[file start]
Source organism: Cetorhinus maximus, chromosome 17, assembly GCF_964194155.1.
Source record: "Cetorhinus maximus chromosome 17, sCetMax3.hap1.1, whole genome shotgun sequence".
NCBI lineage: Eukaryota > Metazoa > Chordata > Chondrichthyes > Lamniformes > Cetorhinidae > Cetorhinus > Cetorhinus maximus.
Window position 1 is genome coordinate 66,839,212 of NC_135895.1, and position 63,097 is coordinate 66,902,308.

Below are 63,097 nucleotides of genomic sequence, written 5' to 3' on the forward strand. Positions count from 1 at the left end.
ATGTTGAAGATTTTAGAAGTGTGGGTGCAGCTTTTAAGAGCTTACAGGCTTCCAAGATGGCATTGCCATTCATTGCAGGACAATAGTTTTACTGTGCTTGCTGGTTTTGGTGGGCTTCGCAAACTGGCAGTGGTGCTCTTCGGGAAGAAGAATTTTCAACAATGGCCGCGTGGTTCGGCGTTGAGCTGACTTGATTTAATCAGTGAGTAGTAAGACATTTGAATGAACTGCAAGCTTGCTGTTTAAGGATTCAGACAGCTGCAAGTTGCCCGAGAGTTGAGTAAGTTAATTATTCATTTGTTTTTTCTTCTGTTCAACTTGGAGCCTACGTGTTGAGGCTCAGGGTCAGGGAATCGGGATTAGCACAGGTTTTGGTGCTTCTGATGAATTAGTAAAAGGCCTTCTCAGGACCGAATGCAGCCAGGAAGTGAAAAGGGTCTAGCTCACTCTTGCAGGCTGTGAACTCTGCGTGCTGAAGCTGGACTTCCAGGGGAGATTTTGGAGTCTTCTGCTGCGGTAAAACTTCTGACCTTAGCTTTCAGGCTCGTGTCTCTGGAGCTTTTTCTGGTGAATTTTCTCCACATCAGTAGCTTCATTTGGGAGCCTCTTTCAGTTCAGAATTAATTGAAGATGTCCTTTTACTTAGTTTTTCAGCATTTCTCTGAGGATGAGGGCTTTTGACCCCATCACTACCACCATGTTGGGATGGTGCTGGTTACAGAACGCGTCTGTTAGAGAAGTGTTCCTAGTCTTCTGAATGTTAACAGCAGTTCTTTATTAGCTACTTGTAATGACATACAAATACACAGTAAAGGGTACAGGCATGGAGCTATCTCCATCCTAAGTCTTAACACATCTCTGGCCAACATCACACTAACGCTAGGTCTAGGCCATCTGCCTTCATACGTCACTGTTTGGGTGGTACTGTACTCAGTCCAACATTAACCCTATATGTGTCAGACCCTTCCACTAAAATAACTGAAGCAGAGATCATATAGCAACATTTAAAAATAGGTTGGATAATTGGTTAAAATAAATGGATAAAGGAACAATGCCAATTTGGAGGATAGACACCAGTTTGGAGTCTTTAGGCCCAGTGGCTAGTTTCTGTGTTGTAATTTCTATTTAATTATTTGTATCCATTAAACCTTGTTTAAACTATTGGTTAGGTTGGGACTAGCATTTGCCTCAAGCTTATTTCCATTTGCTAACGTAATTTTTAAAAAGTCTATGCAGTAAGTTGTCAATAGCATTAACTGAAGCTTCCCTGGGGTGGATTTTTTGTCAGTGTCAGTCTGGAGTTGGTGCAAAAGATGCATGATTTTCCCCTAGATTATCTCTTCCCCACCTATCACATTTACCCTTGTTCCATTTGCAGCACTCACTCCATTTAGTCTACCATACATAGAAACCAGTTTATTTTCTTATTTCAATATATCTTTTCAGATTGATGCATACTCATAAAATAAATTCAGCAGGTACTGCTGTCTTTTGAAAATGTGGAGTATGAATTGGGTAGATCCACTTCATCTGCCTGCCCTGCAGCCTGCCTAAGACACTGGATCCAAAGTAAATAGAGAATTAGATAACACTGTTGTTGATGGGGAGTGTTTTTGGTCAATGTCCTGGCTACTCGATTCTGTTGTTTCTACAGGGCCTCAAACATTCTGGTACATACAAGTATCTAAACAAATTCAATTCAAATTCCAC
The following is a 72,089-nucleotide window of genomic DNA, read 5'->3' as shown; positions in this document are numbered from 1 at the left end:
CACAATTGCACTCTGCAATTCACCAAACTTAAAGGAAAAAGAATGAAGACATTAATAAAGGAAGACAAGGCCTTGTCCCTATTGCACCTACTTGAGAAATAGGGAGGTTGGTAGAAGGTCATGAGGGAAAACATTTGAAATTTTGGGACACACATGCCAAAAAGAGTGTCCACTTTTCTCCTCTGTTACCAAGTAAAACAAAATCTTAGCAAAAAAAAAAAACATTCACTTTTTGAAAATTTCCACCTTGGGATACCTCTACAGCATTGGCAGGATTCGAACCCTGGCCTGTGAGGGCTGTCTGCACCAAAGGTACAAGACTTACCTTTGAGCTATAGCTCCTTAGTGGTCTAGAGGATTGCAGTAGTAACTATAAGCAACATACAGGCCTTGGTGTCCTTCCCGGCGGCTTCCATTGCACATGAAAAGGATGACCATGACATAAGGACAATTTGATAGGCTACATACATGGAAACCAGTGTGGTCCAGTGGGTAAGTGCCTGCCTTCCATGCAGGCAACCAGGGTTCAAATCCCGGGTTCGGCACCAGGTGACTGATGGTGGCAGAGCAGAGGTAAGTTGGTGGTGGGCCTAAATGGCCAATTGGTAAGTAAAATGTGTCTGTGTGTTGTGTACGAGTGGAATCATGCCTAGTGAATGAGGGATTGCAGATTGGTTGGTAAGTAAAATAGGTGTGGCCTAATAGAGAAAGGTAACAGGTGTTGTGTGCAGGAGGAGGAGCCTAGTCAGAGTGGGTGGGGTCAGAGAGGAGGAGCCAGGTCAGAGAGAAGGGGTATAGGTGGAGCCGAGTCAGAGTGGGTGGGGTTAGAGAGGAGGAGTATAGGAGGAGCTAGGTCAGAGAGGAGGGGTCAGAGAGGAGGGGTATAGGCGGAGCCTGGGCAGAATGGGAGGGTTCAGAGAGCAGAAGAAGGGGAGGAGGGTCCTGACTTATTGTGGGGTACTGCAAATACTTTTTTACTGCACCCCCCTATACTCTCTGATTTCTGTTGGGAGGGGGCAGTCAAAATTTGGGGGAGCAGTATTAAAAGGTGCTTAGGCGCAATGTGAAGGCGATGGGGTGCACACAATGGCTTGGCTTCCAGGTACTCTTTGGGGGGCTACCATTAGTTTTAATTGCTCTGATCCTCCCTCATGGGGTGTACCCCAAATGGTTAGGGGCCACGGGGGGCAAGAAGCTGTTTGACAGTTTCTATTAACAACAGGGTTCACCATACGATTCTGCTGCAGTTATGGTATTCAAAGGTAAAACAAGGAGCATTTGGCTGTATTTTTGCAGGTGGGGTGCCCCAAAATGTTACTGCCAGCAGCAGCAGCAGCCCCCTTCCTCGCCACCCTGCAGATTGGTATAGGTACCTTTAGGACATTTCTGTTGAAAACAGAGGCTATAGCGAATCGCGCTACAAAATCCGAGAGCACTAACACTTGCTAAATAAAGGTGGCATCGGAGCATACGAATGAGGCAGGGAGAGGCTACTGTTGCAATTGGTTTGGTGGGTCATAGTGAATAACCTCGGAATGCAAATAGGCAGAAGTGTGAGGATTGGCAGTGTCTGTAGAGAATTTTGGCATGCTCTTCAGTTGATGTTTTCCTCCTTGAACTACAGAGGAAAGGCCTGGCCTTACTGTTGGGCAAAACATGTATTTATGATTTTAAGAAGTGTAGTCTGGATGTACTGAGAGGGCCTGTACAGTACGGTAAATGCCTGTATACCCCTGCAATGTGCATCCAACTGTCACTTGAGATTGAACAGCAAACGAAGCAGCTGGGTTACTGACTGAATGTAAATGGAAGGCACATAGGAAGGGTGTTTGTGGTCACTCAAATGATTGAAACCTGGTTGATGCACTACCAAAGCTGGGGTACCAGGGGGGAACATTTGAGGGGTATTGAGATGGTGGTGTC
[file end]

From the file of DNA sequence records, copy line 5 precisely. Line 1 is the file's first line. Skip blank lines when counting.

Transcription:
Below are 63,097 nucleotides of genomic sequence, written 5' to 3' on the forward strand. Positions count from 1 at the left end.